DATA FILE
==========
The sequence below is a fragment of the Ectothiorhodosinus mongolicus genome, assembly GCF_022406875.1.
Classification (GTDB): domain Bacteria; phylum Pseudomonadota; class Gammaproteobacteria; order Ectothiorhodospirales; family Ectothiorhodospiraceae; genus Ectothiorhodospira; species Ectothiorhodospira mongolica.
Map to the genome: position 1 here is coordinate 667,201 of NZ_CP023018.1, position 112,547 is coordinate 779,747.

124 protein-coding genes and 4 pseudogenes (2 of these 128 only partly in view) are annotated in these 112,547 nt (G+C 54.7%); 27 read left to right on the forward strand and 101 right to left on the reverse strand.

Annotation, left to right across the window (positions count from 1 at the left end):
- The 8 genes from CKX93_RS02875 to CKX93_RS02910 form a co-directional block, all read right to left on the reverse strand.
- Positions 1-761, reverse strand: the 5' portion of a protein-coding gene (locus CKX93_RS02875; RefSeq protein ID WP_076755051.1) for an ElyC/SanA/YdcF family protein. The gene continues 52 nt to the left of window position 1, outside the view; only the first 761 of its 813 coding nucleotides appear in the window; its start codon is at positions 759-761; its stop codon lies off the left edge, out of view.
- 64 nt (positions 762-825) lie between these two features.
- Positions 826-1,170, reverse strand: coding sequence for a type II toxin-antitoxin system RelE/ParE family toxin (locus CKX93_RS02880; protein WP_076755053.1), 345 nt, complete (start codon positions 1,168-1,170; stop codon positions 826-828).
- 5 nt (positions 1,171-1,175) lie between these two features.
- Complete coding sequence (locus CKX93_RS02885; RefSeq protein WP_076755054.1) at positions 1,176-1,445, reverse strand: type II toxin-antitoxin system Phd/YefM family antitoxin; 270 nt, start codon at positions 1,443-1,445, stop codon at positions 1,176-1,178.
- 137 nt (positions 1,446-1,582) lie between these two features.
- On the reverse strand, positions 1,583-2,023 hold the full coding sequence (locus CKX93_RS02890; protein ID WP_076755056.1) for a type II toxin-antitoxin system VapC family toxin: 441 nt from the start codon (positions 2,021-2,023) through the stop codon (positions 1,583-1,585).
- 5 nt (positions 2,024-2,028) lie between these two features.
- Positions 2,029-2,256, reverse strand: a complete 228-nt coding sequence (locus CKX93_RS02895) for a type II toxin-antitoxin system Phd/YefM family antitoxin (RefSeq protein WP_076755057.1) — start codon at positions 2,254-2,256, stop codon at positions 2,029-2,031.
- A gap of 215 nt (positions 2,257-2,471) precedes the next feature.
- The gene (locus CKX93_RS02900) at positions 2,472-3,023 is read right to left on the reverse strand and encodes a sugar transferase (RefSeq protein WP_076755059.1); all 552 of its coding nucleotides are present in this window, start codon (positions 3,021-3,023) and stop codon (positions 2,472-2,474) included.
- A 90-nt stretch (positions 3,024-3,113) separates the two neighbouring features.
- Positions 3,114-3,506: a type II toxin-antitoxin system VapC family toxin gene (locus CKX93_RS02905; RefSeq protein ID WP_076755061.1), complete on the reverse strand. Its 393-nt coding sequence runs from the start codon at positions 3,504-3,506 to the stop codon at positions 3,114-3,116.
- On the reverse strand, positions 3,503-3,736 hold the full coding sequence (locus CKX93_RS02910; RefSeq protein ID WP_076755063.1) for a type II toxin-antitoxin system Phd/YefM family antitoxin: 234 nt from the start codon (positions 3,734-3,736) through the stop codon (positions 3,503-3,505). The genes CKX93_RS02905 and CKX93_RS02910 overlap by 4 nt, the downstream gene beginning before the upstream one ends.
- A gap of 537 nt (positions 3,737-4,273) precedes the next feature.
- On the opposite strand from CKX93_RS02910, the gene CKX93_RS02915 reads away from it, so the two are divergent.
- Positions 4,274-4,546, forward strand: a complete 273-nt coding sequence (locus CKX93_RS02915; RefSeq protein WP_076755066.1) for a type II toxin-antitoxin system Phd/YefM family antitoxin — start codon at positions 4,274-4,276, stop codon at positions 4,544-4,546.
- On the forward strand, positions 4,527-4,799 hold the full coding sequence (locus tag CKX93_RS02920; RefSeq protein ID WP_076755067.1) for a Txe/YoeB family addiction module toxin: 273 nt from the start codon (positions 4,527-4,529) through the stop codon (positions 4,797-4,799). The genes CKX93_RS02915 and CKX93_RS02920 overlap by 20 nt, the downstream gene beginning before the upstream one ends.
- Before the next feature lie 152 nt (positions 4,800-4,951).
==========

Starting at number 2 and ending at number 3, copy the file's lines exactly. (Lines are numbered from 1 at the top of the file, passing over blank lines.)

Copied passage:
Classification (GTDB): domain Bacteria; phylum Pseudomonadota; class Gammaproteobacteria; order Ectothiorhodospirales; family Ectothiorhodospiraceae; genus Ectothiorhodospira; species Ectothiorhodospira mongolica.
Map to the genome: position 1 here is coordinate 667,201 of NZ_CP023018.1, position 112,547 is coordinate 779,747.